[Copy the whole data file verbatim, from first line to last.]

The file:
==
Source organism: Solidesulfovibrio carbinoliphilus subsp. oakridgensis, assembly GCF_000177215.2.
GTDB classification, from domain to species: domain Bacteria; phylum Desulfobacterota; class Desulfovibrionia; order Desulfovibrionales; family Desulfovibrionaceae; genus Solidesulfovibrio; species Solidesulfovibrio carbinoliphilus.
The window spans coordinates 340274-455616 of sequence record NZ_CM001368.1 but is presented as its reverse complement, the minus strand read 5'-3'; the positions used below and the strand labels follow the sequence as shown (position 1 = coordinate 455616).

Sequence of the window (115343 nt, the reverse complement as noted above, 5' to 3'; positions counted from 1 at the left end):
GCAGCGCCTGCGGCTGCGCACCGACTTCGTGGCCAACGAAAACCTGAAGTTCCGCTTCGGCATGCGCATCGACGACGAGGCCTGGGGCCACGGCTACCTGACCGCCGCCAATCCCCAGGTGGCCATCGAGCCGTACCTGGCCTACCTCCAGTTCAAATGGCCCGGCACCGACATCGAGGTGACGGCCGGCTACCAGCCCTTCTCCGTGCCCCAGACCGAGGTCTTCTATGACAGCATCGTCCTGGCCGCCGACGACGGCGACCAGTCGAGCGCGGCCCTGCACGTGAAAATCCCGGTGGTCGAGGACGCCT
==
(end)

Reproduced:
Source organism: Solidesulfovibrio carbinoliphilus subsp. oakridgensis, assembly GCF_000177215.2.
GTDB classification, from domain to species: domain Bacteria; phylum Desulfobacterota; class Desulfovibrionia; order Desulfovibrionales; family Desulfovibrionaceae; genus Solidesulfovibrio; species Solidesulfovibrio carbinoliphilus.
The window spans coordinates 340274-455616 of sequence record NZ_CM001368.1 but is presented as its reverse complement, the minus strand read 5'-3'; the positions used below and the strand labels follow the sequence as shown (position 1 = coordinate 455616).

Sequence of the window (115343 nt, the reverse complement as noted above, 5' to 3'; positions counted from 1 at the left end):
GCAGCGCCTGCGGCTGCGCACCGACTTCGTGGCCAACGAAAACCTGAAGTTCCGCTTCGGCATGCGCATCGACGACGAGGCCTGGGGCCACGGCTACCTGACCGCCGCCAATCCCCAGGTGGCCATCGAGCCGTACCTGGCCTACCTCCAGTTCAAATGGCCCGGCACCGACATCGAGGTGACGGCCGGCTACCAGCCCTTCTCCGTGCCCCAGACCGAGGTCTTCTATGACAGCATCGTCCTGGCCGCCGACGACGGCGACCAGTCGAGCGCGGCCCTGCACGTGAAAATCCCGGTGGTCGAGGACGCCT